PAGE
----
I would like to do my part in expanding that richness.

♪♪ One finds that many different shapes are equally logical.

Some exciting, some earthbound, some soaring.

The choices really become a sculptor's choices.

♪♪ ♪♪ ♪♪ ♪♪ -My grandfather was Eliel Saarinen.

My father was Eero Saarinen and my name's Eric Saarinen.

And they were architects.

They were both world-famous architects.

♪♪ When he was starting out, my father worked under his father.

He worked within the structure of his father's work.

He would do what he was asked to do, and he would be assigned to do details and he did them well, but he was always working within the confines of the box.

The first chance he had to make an impact with a design of his own and show that he was going to be more than just the son of a famous architect was the design competition for the St. Louis Jefferson Memorial in 1948.

-There were quite a few competitions in those days, many more than there are today, but this is the one that everybody wanted to win.

Eliel's whole career had been launched with competitions and he had brought Eero up to enter competitions.

And, of course, Eliel also entered.

Both teams were in the same building, on other sides of a wall, working on this competition.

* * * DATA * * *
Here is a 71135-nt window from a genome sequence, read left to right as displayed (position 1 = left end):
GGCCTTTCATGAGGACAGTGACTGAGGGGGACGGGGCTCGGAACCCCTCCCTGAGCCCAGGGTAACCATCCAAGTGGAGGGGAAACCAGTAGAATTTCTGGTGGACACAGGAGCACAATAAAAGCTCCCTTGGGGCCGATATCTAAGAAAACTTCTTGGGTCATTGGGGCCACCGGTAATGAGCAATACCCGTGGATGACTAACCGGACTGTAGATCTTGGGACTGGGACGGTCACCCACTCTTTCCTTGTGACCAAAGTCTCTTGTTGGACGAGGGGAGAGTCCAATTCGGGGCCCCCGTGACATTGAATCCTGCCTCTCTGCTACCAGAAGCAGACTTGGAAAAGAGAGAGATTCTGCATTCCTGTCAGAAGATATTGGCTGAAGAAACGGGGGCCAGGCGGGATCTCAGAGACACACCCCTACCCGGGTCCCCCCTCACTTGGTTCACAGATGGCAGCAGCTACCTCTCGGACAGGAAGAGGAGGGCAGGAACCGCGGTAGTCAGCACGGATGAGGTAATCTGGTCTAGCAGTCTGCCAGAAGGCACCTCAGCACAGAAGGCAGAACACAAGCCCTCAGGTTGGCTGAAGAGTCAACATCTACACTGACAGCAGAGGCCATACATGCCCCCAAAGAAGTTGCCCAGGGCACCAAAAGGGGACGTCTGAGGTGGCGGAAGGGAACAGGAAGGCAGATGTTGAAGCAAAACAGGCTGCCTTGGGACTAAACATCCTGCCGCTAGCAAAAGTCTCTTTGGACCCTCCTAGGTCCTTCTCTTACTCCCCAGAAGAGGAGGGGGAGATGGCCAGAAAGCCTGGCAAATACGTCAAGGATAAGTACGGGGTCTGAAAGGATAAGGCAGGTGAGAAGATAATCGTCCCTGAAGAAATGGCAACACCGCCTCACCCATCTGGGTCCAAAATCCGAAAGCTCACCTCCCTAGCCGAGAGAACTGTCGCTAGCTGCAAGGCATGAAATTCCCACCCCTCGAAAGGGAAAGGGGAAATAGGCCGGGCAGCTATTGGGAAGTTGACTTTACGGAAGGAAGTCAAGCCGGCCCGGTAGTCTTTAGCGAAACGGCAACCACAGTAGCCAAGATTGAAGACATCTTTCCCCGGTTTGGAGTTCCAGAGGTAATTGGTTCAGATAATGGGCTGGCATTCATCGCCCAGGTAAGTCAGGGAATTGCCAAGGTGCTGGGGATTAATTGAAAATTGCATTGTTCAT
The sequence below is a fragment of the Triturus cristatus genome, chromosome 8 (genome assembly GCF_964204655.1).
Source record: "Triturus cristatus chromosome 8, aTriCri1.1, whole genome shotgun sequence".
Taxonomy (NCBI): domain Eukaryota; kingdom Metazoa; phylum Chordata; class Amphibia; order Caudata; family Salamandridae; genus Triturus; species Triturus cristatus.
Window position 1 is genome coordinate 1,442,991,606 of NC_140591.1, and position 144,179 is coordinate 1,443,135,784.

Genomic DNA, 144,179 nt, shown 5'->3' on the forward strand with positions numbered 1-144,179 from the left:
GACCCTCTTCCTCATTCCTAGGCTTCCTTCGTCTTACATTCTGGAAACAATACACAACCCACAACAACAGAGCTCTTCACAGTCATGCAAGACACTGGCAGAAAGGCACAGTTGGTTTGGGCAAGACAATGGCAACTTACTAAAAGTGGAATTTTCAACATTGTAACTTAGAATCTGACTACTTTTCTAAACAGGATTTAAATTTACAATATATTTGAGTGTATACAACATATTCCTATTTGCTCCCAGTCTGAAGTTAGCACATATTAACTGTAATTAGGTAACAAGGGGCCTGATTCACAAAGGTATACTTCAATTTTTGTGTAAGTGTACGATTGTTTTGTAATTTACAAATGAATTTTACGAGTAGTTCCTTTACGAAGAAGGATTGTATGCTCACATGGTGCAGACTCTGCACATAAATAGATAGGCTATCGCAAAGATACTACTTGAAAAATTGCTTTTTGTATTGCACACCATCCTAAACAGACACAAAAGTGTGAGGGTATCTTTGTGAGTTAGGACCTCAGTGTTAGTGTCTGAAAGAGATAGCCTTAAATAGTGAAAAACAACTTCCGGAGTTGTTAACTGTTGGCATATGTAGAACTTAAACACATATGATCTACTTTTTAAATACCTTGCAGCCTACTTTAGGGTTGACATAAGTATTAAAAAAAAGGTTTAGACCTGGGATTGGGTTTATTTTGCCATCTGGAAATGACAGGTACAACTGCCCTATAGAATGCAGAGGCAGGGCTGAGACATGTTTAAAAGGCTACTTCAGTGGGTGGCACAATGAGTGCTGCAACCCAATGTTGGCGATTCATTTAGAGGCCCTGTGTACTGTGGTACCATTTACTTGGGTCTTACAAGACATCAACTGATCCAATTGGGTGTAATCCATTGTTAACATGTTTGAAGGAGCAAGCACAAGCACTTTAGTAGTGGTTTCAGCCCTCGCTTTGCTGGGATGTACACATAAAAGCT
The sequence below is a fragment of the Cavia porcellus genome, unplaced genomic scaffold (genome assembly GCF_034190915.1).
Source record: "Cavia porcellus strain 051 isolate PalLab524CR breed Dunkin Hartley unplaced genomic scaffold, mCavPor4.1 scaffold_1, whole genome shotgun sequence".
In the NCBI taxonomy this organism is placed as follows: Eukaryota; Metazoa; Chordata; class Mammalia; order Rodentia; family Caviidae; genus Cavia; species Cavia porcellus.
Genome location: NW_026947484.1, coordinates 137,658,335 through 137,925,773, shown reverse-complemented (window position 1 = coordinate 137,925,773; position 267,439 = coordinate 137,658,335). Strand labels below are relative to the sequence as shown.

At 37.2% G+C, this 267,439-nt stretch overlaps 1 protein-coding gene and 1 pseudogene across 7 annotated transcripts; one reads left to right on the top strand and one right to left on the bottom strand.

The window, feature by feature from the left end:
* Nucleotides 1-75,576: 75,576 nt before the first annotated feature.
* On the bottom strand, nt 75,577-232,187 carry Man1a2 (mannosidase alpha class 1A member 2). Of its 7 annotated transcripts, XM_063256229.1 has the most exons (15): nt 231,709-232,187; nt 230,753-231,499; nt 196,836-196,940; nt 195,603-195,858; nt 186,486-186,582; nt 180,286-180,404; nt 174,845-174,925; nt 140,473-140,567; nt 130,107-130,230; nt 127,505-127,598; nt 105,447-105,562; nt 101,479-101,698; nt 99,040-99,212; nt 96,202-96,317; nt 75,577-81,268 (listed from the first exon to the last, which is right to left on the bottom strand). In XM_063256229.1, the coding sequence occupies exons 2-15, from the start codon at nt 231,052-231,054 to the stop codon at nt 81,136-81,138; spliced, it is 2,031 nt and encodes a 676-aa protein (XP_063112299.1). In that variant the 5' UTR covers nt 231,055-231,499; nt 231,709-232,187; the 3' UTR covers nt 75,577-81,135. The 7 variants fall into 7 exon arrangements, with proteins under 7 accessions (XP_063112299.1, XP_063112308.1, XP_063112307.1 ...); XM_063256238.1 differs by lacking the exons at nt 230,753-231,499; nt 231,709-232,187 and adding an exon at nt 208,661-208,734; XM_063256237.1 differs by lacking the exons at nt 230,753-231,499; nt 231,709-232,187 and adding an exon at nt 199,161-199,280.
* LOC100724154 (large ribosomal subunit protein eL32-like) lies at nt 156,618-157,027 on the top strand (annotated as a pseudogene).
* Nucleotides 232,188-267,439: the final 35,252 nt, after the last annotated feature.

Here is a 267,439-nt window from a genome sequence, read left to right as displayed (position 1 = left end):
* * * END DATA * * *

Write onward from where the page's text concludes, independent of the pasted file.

And, after the first stage, they sent a telegram to Mr. E. Saarinen.

-I had heard the story many times.

A telegram came to the door, said Saarinen wo So they rejoiced for three days that Eliel had won.

But it was Eero Saarinen who won the competition, not Eliel Saarinen.

So they celebrated again, but, in actual fact, I think it was a big blow to Eliel.

He had to admit that his son had beaten him, beaten him badly, by a better design.

♪♪ -The major concern here was to create a monument which would have lasting significance, a landmark of our time.

An absolutely simple shape, such as the Egyptian pyramids seemed to be the basis of the great memorials.

The St. Louis Arch could be a triumphal arch for our ages, as the triumphal arches of classical antiquity were for theirs.